Radical love

But Jesus’ message is different

Matthew 28:16-20 Then the eleven disciples left for Galilee, going to the mountain where Jesus had told them to go.When they saw him, they worshiped him—but some of them doubted! Jesus came and told his disciples, “I have been given all authority in heaven and on earth. Therefore, go and make disciples of all the nations, baptizing them in the name of the Father and the Son and the Holy Spirit. Teach these new disciples to obey all the commands I have given you. And be sure of this: I am with you always, even to the end of the age.”

Hebrews 10:24 Let us think of ways to motivate each other to love and good works.

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The contrast between the message the guards were ordered to spread by the Jewish leaders and the message Jesus told his disciples to teach could not be more different:

The premise of the Jewish leaders: If we lie convincingly enough, we can get away with murder. Jesus’ premise: God loves you so much I was willing to lay down my life for you.

The intent of the Jewish message: to save their own skin. Jesus’ intent: to save the world.

The authority on which the orders of the Jewish leaders were based: human distortion of biblical teaching (Matthew 23:23 “You ignore the more important aspects of the law: justice, mercy, and faith”). Jesus’ authority: given him by his Father, the Creator, Sustainer, and Sovereign over heaven and earth.

The heart of the Jewish message: “Maintain the status quo with us in charge.” The heart of Jesus’ message: Love God and others (Matthew 22:37-39); lay down your own life to serve others (Matthew 20:28).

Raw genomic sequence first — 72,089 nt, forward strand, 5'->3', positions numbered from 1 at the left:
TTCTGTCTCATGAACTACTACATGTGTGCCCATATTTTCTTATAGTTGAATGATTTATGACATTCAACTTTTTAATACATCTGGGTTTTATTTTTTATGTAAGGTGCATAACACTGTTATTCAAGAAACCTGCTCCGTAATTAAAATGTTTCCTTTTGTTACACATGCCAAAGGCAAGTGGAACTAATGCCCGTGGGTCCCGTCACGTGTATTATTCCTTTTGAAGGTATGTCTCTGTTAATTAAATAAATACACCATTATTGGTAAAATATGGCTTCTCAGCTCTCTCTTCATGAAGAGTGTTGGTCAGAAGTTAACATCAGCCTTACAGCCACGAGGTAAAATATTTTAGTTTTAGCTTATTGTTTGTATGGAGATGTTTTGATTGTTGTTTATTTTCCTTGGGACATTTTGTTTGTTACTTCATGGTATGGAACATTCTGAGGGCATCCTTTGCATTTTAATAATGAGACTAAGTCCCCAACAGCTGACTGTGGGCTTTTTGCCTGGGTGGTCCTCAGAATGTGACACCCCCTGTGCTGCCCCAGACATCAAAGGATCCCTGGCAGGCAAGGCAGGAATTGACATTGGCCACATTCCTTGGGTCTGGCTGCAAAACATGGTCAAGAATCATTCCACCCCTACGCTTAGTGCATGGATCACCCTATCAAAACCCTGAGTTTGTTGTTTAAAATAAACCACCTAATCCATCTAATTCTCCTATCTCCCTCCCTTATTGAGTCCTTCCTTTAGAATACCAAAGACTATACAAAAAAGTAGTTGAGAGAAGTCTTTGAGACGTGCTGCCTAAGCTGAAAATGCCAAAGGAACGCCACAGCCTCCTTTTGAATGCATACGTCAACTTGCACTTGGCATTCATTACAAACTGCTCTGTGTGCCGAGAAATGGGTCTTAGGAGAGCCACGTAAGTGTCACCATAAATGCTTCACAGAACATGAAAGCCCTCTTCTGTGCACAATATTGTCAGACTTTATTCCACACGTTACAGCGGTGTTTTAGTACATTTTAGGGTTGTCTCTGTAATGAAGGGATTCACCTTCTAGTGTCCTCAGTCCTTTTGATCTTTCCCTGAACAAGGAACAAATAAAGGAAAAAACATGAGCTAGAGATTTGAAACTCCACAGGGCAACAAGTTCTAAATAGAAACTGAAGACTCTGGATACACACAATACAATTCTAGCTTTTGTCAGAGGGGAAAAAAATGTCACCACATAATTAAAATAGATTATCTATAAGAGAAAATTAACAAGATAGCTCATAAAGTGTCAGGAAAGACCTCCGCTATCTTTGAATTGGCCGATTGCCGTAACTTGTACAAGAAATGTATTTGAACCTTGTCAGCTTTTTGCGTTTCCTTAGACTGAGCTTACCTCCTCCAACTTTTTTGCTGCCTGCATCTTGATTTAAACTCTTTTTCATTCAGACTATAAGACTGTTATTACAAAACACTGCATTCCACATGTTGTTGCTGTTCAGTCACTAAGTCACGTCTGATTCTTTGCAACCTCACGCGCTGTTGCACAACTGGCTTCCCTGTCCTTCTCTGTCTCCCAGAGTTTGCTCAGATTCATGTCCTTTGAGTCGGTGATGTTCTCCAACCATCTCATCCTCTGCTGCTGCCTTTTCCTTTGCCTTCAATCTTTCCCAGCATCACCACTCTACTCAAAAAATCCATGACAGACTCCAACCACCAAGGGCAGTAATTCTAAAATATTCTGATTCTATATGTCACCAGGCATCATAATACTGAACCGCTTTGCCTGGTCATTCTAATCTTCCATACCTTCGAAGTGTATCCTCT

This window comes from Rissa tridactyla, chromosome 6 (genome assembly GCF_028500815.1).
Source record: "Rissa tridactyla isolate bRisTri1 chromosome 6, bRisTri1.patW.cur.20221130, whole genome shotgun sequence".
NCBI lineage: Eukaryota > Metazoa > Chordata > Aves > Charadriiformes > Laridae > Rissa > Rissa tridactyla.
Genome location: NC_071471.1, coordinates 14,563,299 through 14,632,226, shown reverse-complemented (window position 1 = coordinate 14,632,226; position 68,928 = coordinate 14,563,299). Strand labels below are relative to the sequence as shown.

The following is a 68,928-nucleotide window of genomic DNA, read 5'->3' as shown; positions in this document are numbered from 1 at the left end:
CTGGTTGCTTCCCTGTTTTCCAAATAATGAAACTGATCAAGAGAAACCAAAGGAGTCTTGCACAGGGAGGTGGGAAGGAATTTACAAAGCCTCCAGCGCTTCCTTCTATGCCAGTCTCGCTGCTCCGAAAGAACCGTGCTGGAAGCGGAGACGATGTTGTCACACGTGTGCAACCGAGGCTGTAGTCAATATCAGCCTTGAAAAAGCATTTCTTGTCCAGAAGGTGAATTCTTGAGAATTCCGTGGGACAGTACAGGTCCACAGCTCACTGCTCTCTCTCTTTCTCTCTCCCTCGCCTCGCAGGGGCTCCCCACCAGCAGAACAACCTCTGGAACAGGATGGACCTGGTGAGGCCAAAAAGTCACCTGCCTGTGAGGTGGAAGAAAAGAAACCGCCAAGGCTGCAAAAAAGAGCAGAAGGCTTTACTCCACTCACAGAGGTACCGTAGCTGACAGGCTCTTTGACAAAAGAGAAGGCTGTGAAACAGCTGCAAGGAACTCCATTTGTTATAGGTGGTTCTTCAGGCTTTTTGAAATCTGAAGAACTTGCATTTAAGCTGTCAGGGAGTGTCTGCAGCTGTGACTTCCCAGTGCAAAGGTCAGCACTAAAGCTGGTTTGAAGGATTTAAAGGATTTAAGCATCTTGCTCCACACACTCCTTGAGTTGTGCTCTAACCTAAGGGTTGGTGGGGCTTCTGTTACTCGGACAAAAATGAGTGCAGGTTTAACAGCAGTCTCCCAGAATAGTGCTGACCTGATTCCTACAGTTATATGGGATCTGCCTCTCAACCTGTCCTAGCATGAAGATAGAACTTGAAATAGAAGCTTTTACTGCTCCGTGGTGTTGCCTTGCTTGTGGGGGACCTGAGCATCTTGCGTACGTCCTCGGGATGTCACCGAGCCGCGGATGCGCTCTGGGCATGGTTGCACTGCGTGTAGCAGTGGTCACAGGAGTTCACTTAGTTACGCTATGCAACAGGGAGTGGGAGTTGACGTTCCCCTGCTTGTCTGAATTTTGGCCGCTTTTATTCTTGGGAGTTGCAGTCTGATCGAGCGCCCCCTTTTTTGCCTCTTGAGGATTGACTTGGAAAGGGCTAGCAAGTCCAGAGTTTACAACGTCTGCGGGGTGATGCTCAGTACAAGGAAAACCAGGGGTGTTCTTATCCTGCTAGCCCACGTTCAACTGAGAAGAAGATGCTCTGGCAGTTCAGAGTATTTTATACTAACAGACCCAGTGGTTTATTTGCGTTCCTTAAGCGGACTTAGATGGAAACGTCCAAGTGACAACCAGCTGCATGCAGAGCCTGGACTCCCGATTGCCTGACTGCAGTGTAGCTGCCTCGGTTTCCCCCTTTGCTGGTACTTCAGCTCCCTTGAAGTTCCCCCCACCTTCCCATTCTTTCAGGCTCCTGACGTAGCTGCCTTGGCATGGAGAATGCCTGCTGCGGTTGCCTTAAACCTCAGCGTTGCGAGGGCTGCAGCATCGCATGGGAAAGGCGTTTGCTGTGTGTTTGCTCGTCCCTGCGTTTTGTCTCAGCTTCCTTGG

Radical love. Radical service.

What does that mean to you today? I’m on a retreat with a group of lovely and strong-minded people. Many opportunities to recognize ways I’m more like the Jewish leaders than like Jesus, and to realize how generous Jesus’ love is (even for me!). Opportunities to grow!

Recapturing the joy of serving others

But Jesus came to serve

Matthew 20:25-28 But Jesus called his disciples together and said, “You know that the rulers in this world lord it over their people . . . But among you it will be different. Whoever wants to be a leader among you must be your servant, and whoever wants to be first among you must become your slave. For even the Son of Man came not to be served but to serve others and to give his life as a ransom for many.”

I enjoy the way my just-turned-two, almost-two, and four-year-old grandchildren love to help. Of course, “helping” can mean dumping more water on the floor than over the dishes and spreading dirt around more than sweeping it into the dustpan. The pancake batter requires a few more stirs from Grammy before it goes in the pan.

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But what I do, they want to do too. “I myself,” says Talita, struggling to get one foot into each pant leg and her shoes on the right feet–easier with Caleb’s shoes than her own. Last winter, Caleb walked behind his father industriously spreading snow back over a cleared walk, proud of his mastery of a shovel. Liliana claps her hands when she successfully clicks the upper clasp of her car seat belt and gets all her playthings back in the toy basket. The suggestion of cleaning up as a surprise for Mommy still elicits smiles and enthusiasm.

Why is it such fun for kids to copy each other and adults? Ah, a better question, perhaps: Why isn’t it more fun for me to imitate Jesus? How can I recover the simple delight of service?

Food for thought as I head into my day!